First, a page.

During our interviews, we quickly ran into some collective advice we feel is well worth mentioning. There is one thing that nearly every developer encouraged: connection. It doesn’t matter if you choose to connect on Slack , IRC, in person, or otherwise, any time you are looking to learn or develop a particular skill set, the quickest route to success is connection.
Thus, our first piece of advice is don’t be afraid to get your feet wet (courtesy of Joan Touzet). Ask questions and then, feel free to ask more questions. Embrace the fact that questions lead to deeper knowledge and deeper knowledge leads to more meaningful answers.
Second to this, have fun! Take a moment to realize that discovery is fun!
Nick Vatamaniuc suggests that someone new to CouchDB should open Fauxton and take the time to experiment. Add some data, and then write some code to modify the data. He says that finding your way into CouchDB can be complicated, but it doesn’t have to be.
Dialing into some specific elements of advice, Glynn Bird directed us to Joan Touzet’s 2013 “Misconceptions about CouchDB” talk. He referenced this as essential viewing material for a developer new to CouchDB–especially if they are coming from a relational background. He added that Joan’s presentation pre-dates the “Mango” query language and the other “2.0+” features, but has otherwise aged well.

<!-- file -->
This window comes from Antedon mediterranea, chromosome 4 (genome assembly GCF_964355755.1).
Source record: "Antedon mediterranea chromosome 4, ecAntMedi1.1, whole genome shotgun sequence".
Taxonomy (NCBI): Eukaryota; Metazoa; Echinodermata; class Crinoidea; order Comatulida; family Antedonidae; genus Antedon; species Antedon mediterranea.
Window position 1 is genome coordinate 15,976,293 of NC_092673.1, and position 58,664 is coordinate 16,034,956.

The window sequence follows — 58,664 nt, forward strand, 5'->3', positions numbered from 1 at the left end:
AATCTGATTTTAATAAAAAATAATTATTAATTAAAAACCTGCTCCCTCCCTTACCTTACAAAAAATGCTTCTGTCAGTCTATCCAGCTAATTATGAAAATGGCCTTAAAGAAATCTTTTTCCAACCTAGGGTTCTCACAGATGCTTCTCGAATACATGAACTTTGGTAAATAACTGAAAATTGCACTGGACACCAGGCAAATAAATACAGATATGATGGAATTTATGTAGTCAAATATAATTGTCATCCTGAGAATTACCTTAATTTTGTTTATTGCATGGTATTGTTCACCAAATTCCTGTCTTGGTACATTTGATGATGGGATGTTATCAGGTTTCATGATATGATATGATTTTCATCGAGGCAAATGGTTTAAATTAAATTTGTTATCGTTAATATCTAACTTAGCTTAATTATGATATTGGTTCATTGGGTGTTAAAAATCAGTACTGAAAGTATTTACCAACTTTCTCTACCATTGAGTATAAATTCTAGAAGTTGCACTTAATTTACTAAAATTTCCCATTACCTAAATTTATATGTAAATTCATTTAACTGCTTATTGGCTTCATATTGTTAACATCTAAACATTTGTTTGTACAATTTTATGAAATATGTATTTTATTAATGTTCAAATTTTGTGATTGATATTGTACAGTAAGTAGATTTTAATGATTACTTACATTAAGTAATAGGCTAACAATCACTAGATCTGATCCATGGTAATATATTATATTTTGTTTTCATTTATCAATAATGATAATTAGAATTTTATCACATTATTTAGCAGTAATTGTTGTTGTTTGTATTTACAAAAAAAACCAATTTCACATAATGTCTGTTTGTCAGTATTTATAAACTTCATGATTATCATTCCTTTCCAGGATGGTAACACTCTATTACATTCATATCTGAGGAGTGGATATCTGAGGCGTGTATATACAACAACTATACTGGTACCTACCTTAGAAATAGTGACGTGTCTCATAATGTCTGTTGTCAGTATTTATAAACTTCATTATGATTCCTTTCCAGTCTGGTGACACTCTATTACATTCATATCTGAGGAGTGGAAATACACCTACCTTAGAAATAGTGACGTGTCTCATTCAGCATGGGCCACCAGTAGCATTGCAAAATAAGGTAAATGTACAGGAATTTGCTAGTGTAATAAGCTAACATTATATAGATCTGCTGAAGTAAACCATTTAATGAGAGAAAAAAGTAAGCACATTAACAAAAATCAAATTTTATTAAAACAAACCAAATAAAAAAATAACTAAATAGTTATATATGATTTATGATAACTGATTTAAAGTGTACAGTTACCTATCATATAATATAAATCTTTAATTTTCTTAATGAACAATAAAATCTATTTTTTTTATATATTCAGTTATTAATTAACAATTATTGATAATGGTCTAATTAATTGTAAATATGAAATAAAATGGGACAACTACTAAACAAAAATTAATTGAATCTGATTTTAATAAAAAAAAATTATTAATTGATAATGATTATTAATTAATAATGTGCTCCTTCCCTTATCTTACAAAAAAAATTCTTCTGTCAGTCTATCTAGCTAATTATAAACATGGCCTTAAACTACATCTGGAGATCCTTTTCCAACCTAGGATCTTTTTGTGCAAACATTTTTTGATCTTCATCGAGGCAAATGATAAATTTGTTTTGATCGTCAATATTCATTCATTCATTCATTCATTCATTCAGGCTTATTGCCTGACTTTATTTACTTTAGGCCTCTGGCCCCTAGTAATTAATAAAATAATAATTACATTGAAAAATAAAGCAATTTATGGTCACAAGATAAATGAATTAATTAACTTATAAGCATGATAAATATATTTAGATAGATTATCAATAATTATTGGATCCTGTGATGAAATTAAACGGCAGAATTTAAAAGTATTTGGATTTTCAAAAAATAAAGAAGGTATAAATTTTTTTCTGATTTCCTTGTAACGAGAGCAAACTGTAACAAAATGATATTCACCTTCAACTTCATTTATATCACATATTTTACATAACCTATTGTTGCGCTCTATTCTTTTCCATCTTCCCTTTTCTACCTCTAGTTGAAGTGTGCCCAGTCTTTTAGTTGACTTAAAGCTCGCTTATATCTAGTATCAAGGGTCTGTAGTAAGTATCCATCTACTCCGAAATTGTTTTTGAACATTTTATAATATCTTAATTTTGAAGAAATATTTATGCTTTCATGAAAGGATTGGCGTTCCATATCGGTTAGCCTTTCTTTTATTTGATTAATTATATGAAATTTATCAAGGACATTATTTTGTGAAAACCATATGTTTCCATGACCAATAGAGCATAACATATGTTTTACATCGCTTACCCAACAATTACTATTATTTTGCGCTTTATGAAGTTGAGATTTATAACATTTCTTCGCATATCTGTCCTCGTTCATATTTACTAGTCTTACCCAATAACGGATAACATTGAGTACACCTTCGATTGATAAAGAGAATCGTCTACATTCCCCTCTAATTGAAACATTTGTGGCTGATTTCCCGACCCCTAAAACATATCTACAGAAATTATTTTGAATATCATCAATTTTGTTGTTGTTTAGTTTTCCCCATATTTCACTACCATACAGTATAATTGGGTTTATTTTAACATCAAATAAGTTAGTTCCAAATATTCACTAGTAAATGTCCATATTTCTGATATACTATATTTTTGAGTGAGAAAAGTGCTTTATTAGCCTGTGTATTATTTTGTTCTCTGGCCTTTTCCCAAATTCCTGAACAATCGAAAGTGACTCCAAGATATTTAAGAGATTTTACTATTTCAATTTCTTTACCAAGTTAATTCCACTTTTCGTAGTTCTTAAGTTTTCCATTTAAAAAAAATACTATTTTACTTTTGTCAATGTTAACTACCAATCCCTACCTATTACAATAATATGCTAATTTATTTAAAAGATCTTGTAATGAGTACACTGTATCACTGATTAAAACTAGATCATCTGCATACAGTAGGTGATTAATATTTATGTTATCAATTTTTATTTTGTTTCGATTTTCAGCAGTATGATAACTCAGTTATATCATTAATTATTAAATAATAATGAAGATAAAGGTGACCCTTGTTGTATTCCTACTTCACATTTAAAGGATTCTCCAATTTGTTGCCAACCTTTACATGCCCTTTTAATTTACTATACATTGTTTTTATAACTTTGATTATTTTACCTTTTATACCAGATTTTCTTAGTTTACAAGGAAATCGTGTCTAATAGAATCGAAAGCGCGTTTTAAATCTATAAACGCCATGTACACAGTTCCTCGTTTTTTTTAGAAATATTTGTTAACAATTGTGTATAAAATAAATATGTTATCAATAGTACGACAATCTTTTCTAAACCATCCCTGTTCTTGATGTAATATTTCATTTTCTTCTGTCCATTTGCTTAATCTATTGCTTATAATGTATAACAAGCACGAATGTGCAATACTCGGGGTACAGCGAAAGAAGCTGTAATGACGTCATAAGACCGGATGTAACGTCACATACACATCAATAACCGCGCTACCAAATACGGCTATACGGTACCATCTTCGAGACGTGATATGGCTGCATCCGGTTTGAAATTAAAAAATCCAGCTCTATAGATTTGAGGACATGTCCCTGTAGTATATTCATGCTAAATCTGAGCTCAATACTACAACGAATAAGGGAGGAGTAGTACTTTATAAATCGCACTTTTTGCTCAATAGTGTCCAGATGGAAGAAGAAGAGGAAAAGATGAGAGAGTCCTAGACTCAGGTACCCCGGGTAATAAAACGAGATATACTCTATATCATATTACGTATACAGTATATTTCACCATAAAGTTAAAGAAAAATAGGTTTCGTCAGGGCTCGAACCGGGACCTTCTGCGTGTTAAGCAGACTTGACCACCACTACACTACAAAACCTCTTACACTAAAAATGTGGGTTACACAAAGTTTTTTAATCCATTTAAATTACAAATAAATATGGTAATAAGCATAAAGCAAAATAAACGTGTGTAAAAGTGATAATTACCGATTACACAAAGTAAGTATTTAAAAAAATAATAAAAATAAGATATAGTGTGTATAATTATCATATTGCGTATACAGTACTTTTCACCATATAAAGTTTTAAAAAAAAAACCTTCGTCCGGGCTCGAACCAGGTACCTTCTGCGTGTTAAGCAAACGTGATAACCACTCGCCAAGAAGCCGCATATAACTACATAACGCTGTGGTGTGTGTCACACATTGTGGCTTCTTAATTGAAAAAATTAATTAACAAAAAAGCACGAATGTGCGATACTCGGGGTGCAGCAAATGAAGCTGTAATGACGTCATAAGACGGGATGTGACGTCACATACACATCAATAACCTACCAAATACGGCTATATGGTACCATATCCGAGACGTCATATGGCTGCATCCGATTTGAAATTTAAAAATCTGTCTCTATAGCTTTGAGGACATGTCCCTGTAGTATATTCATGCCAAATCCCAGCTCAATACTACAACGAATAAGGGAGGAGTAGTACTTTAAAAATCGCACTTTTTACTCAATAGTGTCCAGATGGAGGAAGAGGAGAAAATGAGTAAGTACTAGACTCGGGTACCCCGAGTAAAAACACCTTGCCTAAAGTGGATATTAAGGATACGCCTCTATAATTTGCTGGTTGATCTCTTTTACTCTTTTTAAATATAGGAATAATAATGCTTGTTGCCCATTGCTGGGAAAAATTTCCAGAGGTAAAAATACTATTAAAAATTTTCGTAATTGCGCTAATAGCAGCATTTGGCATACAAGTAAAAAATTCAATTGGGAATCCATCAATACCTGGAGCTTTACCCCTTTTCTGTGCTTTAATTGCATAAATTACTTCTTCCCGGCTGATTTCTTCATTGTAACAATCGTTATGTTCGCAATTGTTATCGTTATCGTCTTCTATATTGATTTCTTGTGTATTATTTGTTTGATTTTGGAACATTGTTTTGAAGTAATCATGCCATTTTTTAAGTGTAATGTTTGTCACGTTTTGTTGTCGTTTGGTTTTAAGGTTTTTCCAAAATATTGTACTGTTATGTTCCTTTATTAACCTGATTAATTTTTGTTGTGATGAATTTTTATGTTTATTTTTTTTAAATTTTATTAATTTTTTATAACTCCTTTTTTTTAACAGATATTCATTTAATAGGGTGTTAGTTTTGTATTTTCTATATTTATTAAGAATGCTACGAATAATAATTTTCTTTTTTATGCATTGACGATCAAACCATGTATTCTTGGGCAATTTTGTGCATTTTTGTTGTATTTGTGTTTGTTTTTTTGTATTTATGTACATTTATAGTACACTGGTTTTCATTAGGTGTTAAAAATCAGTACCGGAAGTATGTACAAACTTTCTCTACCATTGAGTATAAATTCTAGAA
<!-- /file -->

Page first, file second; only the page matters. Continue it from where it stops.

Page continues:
Glynn went on to say that CouchDB doesn’t know about or ask for your database schema, but that doesn’t mean that you shouldn’t think about your schema in advance. He encourages those new to CouchDB to consider the questions your application is going to ask of your data, and how that can be achieved in a performant way using the querying, indexing and aggregation functions available.
In addition to Joan’s word of encouragement, her first piece of advice was that if you know SQL, don’t approach CouchDB like a database that you know. Step back from your “5 normal forms” and start afresh. Check out some of the community frameworks around CouchDB (like Hoodie), that make it easy to write applications.
In summation, Paul Davis extended his most common piece of advice for people learning CouchDB by “If it seems complicated, you’re over thinking it,” stating that he can’t count the number of times he’s seen someone have an “Aha!” moment and then say, “I can’t believe it’s that simple!”
Stay tuned for more advice for newcomers to CouchDB and please, feel free to reach out if you’ve some advice of your own. We would be happy to accommodate. Email us!